From SABR member Dennis Pajot at Seamheads.com on June 10, 2012:
On Sunday, May 26, 1912, the sixth place American Association Milwaukee Brewers opened a series against the second place Minneapolis Millers, facing future Hall of Fame member Rube Waddell.
The eccentric Waddell is known to most baseball fans. Although on the downside of his career, he was still a pitcher to be reckoned with. During his major league career Rube posted a 193 and 143 record, mostly with Connie Mack’s Philadelphia Athletics. Of these 193 wins, 50 were shutouts. He led the league in strike-outs six straight years in the first decade of the 20th Century, including 349 in 1904. Unfortunately, much of this is overshadowed in some people’s minds by the stories of his wrestling alligators, chasing fire engines, and drinking alcoholic beverage to excess. Minneapolis manager Joe Cantillon took in the believed washed up pitcher in 1911, and Rube responded with a 20 win season for the Millers.
On this Sunday in Minneapolis Rube struck out nine Brewers and allowed only four hits, two of them bunts, in route to a 6 to 2 victory. One of the hits he surrendered appears to have been a little tainted. According to the Milwaukee Journal:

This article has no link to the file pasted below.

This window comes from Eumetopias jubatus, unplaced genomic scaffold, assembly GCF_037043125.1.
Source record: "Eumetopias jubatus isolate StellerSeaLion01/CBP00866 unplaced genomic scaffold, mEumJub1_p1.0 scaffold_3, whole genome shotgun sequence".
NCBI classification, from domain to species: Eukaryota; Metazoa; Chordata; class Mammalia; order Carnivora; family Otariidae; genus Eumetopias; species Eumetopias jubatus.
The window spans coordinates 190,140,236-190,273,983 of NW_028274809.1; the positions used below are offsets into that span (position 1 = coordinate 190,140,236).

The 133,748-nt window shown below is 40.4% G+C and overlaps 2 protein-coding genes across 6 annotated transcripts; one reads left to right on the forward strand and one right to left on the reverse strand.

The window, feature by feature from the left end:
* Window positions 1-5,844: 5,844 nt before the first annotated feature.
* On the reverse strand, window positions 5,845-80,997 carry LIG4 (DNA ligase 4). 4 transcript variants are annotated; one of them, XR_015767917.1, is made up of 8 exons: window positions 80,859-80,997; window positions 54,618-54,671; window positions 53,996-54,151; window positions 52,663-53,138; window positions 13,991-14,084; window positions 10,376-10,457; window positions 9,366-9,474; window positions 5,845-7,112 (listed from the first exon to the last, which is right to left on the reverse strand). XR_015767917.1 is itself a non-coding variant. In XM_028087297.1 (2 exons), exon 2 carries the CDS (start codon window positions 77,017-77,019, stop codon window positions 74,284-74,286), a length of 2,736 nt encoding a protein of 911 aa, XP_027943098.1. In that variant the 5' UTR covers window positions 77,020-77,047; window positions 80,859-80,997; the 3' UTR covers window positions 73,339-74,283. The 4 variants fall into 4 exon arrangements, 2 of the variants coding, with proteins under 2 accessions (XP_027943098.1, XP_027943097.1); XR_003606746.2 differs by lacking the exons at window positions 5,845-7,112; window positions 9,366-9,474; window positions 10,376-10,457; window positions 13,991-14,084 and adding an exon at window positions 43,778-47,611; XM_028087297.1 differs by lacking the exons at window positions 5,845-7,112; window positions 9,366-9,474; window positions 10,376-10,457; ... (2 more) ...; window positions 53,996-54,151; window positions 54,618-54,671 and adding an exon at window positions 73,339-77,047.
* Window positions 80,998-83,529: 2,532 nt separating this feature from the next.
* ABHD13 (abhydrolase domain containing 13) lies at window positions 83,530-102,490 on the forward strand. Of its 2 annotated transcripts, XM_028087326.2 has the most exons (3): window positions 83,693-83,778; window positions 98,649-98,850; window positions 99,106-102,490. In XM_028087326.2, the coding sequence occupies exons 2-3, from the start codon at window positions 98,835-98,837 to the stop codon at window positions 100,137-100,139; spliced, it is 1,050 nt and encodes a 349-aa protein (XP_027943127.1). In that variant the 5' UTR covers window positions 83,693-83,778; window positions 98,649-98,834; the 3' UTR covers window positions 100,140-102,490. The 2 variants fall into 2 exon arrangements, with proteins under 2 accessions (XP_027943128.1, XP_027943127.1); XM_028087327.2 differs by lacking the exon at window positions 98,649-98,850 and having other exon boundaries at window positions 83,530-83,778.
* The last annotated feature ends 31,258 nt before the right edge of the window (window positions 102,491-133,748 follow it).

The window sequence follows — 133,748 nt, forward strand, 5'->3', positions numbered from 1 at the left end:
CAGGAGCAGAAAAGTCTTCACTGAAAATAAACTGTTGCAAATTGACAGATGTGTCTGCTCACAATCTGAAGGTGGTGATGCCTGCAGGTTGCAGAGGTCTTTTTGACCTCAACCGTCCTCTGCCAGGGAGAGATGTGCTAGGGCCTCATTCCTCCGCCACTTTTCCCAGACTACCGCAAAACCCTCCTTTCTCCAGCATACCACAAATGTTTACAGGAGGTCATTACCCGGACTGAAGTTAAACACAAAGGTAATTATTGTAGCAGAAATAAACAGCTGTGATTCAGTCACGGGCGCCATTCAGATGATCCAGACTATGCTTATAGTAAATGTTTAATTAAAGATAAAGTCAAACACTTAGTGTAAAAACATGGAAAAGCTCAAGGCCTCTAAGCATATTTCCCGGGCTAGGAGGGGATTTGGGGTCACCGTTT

In the ninth Capron was the first Brewer up. All afternoon his townsfolk and fellow students had waited for him to do something, and when his final chance came, Waddell’s kindness overpowered him. He slipped one over the heart of the pan with nothing on it but the cover. Cape met it square and off it went towards center. Once out on the grass, the Minneapolis outfield became more interested in watching Capron run than in fielding the ball. Clymer stood still and allowed Rossman to do the shagging. In the meantime Capron kept speeding on and when the ball was finally started toward the home plate, he was well on his way and reached home with the Brewers’ first run.
Read the full article here: http://seamheads.com/2012/06/10/a-grooved-pitch-hall-of-famer-vs-three-game-cup-of-coffee-youngster/
Originally published: June 11, 2012. Last Updated: June 11, 2012.